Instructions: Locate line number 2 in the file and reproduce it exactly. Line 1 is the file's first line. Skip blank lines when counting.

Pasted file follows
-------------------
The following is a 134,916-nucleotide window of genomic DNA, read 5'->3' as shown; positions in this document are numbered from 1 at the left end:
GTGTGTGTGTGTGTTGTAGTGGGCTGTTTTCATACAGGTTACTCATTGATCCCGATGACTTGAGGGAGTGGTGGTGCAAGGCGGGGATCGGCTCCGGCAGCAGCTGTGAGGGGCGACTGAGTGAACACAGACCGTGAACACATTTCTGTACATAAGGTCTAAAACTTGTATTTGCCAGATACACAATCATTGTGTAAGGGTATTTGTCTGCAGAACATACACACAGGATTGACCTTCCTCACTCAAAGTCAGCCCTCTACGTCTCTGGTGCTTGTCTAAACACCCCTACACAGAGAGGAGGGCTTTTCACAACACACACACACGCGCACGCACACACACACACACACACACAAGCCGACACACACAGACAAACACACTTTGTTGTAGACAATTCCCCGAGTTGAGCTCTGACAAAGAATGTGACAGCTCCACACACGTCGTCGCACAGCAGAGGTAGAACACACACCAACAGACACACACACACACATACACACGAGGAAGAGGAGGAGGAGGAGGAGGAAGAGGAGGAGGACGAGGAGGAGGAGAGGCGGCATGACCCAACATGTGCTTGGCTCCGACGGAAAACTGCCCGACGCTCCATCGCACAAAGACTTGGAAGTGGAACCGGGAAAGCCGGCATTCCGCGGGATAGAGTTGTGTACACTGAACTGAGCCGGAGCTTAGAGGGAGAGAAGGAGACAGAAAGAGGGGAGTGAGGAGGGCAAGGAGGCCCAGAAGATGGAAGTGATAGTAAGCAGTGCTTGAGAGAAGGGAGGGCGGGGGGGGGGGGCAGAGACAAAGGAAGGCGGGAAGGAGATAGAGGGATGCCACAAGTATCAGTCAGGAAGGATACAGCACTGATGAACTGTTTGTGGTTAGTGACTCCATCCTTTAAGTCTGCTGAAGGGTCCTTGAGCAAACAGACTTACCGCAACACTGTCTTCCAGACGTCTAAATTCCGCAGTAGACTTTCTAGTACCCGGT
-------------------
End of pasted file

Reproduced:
GTGTGTGTGTGTGTTGTAGTGGGCTGTTTTCATACAGGTTACTCATTGATCCCGATGACTTGAGGGAGTGGTGGTGCAAGGCGGGGATCGGCTCCGGCAGCAGCTGTGAGGGGCGACTGAGTGAACACAGACCGTGAACACATTTCTGTACATAAGGTCTAAAACTTGTATTTGCCAGATACACAATCATTGTGTAAGGGTATTTGTCTGCAGAACATACACACAGGATTGACCTTCCTCACTCAAAGTCAGCCCTCTACGTCTCTGGTGCTTGTCTAAACACCCCTACACAGAGAGGAGGGCTTTTCACAACACACACACACGCGCACGCACACACACACACACACACACAAGCCGACACACACAGACAAACACACTTTGTTGTAGACAATTCCCCGAGTTGAGCTCTGACAAAGAATGTGACAGCTCCACACACGTCGTCGCACAGCAGAGGTAGAACACACACCAACAGACACACACACACACATACACACGAGGAAGAGGAGGAGGAGGAGGAGGAAGAGGAGGAGGACGAGGAGGAGGAGAGGCGGCATGACCCAACATGTGCTTGGCTCCGACGGAAAACTGCCCGACGCTCCATCGCACAAAGACTTGGAAGTGGAACCGGGAAAGCCGGCATTCCGCGGGATAGAGTTGTGTACACTGAACTGAGCCGGAGCTTAGAGGGAGAGAAGGAGACAGAAAGAGGGGAGTGAGGAGGGCAAGGAGGCCCAGAAGATGGAAGTGATAGTAAGCAGTGCTTGAGAGAAGGGAGGGCGGGGGGGGGGGGCAGAGACAAAGGAAGGCGGGAAGGAGATAGAGGGATGCCACAAGTATCAGTCAGGAAGGATACAGCACTGATGAACTGTTTGTGGTTAGTGACTCCATCCTTTAAGTCTGCTGAAGGGTCCTTGAGCAAACAGACTTACCGCAACACTGTCTTCCAGACGTCTAAATTCCGCAGTAGACTTTCTAGTACCCGGT